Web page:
- The Washington Times - Saturday, May 31, 2003

The intriguing story of Alexandria’s years under Union occupation has long been neglected, an anomaly in a state that celebrates its Civil War history.

Instead, the city would highlight its days as a hometown of sorts for George Washington, or let its history speak for itself through the architecture and ambiance of its popular Old Town district.

But the history of the first city to fall in the Civil War is so impressive that officials are now trumpeting it in an effort to capitalize on the potentially lucrative niche of Civil War tourism.

“We already draw people who are interested in history,” said Laura Overstreet, a vice president with the city’s visitors association. “What we’re trying to do is give them an incentive to take some time to study our history in more depth.”

She said the association’s research “shows that Civil War tourists tend to stay longer and spend more” than the average tourist.

Civil War tourism is usually associated with battlefields such as the nearby Manassas National Battlefield Park, which draws 750,000 to 1 million visitors a year. But the millions who have toured battlefields and participated in re-enactments are looking to broaden their experience, said Jeremy Harvey, a marketing specialist in the tourism bureau who this year wrote a 50-page book on the city’s Civil War history.

“A lot of re-enactors are getting bored with the battlefields. I’m kind of tired of them,” said Mr. Harvey, himself a re-enactor. “But they’re still interested in the story of the Civil War. And this gives you a different story.”

Alexandria’s Civil War history is full of firsts and mosts. The first Union officer killed in the war, a friend of President Lincoln and a celebrity even before the war, was shot during the invasion and became a martyr to the North. As the first Southern city to fall to the Union army, on May 24, 1861, Alexandria is recognized as the Southern territory occupied the longest.

Confederate Gen. Robert E. Lee grew up in Alexandria, and the city’s secessionist residents protested their occupation in ways large and small, at sites throughout the city.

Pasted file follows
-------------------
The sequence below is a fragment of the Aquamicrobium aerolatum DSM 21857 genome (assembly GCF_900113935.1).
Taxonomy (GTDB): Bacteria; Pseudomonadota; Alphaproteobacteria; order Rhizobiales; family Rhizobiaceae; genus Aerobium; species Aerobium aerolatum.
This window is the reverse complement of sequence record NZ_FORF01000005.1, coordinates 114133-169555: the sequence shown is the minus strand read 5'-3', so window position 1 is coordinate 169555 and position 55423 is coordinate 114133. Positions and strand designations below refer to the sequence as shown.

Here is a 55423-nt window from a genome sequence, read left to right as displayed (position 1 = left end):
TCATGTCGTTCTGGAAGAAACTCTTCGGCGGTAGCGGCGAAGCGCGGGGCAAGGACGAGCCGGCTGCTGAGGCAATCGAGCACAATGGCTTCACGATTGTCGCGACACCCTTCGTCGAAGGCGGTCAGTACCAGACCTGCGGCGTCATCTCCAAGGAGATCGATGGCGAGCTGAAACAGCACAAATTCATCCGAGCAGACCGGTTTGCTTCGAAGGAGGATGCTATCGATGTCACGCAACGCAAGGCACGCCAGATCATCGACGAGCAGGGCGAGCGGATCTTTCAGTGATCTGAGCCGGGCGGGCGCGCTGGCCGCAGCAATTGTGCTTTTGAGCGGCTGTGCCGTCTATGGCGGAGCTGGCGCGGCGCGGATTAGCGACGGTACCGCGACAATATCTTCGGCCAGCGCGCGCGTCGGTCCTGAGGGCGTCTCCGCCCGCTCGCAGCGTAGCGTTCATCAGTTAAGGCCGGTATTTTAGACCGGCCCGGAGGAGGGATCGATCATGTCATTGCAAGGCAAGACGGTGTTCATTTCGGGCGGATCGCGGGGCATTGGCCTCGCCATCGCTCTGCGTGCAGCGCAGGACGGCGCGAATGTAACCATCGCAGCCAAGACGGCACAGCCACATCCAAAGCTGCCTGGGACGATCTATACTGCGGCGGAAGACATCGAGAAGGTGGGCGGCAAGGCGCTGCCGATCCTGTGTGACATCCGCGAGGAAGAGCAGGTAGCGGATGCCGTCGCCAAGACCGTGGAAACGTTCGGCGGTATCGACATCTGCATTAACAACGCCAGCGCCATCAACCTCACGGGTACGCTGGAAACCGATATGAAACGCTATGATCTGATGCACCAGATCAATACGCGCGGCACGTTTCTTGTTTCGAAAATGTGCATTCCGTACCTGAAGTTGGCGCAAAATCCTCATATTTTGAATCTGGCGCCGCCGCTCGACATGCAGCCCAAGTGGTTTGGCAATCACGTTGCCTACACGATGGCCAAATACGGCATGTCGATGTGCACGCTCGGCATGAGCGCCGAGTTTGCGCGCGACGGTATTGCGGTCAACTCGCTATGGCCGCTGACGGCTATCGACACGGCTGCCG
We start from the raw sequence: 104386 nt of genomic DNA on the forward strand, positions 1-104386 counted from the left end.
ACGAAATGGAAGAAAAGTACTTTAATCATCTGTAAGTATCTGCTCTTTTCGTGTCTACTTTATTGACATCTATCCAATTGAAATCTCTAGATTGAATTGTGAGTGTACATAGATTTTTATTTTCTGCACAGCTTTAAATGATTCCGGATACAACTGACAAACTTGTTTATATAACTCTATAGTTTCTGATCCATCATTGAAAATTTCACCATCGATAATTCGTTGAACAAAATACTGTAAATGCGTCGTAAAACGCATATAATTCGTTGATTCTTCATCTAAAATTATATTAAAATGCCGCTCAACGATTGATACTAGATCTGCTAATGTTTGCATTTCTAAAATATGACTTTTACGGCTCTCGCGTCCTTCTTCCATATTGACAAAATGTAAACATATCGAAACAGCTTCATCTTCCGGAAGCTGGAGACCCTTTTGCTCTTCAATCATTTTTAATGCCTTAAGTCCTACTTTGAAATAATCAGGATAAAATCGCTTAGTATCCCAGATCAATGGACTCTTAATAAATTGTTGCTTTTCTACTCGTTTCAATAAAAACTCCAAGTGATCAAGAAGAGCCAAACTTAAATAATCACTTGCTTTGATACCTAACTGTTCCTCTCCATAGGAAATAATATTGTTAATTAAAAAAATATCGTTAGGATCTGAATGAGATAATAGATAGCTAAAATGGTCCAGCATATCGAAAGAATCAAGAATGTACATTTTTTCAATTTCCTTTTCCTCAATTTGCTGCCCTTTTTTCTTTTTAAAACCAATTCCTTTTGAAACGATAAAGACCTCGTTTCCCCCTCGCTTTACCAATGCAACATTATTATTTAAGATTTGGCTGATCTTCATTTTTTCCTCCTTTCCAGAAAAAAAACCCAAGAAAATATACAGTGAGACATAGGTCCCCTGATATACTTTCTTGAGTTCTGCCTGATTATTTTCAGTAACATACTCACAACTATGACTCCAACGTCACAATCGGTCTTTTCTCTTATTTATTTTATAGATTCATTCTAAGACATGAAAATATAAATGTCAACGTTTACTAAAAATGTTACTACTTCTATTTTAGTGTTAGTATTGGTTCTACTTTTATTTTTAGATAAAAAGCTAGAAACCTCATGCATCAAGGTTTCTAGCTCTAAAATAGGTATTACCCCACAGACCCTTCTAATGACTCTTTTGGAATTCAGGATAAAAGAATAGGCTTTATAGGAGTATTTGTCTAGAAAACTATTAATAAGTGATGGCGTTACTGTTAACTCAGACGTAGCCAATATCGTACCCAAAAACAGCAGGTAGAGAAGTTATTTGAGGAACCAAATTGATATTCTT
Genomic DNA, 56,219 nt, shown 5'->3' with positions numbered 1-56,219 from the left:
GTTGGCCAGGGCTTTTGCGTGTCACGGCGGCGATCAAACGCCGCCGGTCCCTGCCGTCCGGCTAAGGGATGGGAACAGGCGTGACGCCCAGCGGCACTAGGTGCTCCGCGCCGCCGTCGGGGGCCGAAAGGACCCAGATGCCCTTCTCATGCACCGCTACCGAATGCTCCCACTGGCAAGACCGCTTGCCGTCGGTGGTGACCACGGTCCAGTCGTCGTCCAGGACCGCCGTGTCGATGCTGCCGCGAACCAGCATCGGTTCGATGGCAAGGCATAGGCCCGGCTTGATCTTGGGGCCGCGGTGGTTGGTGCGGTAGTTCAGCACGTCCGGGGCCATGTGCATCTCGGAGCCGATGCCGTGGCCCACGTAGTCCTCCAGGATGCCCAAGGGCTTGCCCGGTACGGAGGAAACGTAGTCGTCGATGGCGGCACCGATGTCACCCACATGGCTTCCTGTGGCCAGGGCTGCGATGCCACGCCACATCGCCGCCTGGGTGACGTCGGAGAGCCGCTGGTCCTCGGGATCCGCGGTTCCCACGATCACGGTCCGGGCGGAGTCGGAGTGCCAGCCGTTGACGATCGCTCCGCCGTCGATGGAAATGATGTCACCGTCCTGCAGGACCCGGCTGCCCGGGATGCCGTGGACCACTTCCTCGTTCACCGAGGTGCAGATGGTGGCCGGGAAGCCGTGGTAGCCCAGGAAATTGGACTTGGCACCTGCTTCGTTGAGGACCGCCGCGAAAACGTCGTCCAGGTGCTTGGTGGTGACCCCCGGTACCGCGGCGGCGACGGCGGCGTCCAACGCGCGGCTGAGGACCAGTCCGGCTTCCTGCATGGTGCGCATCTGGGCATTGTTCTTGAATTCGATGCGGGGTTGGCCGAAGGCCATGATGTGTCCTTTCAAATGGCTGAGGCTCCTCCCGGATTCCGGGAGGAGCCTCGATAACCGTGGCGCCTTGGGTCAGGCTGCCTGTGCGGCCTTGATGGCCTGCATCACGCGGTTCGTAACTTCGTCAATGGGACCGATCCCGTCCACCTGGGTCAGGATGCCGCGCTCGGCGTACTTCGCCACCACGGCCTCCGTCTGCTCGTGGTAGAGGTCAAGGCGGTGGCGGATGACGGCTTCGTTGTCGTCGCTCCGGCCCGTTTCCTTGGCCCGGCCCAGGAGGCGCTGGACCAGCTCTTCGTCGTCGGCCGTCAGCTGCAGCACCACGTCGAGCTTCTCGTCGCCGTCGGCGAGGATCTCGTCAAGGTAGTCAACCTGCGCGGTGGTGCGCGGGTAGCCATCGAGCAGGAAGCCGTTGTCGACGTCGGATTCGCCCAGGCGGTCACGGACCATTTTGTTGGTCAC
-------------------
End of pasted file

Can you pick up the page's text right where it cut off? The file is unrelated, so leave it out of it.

Mr. Harvey’s new book coincides with a self-guided walking tour put together by the tourism bureau, a private group that receives city funding. The tour leads people through Old Town, already known for its shops and restaurants.

“When you go to a battlefield, that’s it; that’s the destination,” Mr. Harvey said. “Alexandria is a better destination for a family” because it offers something even if a spouse and children don’t necessarily share an interest in the Civil War.

Alexandria draws nearly 2 million visitors a year, including many with an interest in history, thanks in part to spillover tourism from the nation’s capital. Most of those tourists, though, don’t necessarily have any specific knowledge of Alexandria’s history.

Miss Overstreet said tourists cite the city’s general “historic ambiance” as a reason for visiting. Tours and marketing that flesh out the history help build on that, she said.

“The historic ambiance creates a setting, and the walking tour helps to bring out the history,” she said.

Mr. Harvey’s book highlights some fascinating tidbits that have been largely forgotten, even by local residents.

The first Union officer to die in the war was Col. Elmer E. Ellsworth, nationally known for touring the country showing off the “Zouave” unit he fashioned after the French units of the Crimean War, which were known for fanciful, acrobatic military discipline.

In May 1861, Ellsworth led an expedition into Alexandria, stopping when he saw a massive Confederate flag flying atop Marshall House on what is now King Street.

Ellsworth and his men climbed to the tavern’s rooftop and removed the flag, which had been visible from the Capitol. On their way down, the tavern owner, an ardent secessionist named James W. Jackson, fatally shot Ellsworth, and then was killed by Union troops.

Lincoln ordered that Ellsworth’s body lie in state at the White House.

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